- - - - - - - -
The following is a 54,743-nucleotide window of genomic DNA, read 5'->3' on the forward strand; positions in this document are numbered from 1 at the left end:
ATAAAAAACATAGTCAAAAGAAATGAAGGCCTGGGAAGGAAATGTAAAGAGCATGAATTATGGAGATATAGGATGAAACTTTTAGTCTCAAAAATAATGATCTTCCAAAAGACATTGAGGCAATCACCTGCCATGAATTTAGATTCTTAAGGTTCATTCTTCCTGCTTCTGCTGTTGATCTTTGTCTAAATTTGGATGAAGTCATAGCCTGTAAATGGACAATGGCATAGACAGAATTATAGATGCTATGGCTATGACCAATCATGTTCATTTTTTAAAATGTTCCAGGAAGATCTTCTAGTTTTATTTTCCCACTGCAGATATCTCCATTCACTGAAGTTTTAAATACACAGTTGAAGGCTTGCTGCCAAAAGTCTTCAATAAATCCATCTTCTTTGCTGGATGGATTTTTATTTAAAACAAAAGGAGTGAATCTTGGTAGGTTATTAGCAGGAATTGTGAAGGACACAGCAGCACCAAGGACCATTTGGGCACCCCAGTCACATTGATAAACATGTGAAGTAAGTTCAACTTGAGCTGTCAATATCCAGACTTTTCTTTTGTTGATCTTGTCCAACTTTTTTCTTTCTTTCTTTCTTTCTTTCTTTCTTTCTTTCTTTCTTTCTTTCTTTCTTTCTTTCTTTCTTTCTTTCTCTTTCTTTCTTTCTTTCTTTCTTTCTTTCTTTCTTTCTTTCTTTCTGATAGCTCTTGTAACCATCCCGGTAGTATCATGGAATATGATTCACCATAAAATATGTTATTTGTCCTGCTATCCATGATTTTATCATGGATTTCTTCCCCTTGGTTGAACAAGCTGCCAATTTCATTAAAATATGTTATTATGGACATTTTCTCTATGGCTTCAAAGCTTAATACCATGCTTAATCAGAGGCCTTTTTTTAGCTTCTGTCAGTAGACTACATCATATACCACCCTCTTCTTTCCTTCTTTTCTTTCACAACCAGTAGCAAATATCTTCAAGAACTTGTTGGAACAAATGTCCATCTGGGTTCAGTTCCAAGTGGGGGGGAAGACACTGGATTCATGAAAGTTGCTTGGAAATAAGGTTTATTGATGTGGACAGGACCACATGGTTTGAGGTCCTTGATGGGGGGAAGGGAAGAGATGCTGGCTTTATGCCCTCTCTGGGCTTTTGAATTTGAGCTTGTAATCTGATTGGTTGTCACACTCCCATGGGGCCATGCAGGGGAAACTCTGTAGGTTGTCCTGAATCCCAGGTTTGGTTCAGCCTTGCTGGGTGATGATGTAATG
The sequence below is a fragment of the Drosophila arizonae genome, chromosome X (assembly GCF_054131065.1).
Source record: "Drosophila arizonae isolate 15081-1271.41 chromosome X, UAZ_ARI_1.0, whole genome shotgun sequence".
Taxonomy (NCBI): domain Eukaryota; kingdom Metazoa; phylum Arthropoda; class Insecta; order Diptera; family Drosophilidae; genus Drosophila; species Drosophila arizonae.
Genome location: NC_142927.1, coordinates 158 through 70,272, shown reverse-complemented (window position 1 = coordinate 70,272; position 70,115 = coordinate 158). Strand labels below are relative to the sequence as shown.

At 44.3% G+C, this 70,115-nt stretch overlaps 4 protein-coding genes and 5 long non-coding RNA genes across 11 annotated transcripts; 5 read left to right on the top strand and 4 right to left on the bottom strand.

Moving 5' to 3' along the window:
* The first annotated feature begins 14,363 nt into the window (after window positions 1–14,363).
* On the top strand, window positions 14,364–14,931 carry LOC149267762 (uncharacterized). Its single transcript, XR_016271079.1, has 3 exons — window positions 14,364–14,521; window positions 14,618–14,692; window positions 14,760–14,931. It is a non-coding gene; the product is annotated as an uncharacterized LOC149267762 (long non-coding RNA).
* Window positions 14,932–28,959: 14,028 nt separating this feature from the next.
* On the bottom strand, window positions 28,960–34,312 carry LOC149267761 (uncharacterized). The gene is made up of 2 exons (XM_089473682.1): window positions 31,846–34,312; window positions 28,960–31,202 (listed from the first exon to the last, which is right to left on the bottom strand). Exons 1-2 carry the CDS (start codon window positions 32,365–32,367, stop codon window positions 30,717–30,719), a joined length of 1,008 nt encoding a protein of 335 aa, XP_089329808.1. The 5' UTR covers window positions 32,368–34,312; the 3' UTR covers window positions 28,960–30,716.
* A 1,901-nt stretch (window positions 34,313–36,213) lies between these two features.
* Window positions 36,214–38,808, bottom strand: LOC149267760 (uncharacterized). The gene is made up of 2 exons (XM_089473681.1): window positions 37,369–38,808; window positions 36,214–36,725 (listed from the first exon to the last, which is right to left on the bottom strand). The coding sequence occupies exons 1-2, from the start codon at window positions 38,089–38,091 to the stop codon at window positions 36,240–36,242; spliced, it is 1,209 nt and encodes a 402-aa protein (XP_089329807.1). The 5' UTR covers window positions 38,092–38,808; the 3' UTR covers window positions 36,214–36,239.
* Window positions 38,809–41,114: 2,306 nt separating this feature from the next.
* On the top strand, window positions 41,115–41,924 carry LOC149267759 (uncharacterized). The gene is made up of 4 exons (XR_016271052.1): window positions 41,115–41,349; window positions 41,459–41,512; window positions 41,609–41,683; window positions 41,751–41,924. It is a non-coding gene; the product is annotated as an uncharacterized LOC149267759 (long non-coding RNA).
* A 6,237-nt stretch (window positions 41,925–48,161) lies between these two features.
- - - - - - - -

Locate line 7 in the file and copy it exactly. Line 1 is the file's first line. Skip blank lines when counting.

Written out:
At 44.3% G+C, this 70,115-nt stretch overlaps 4 protein-coding genes and 5 long non-coding RNA genes across 11 annotated transcripts; 5 read left to right on the top strand and 4 right to left on the bottom strand.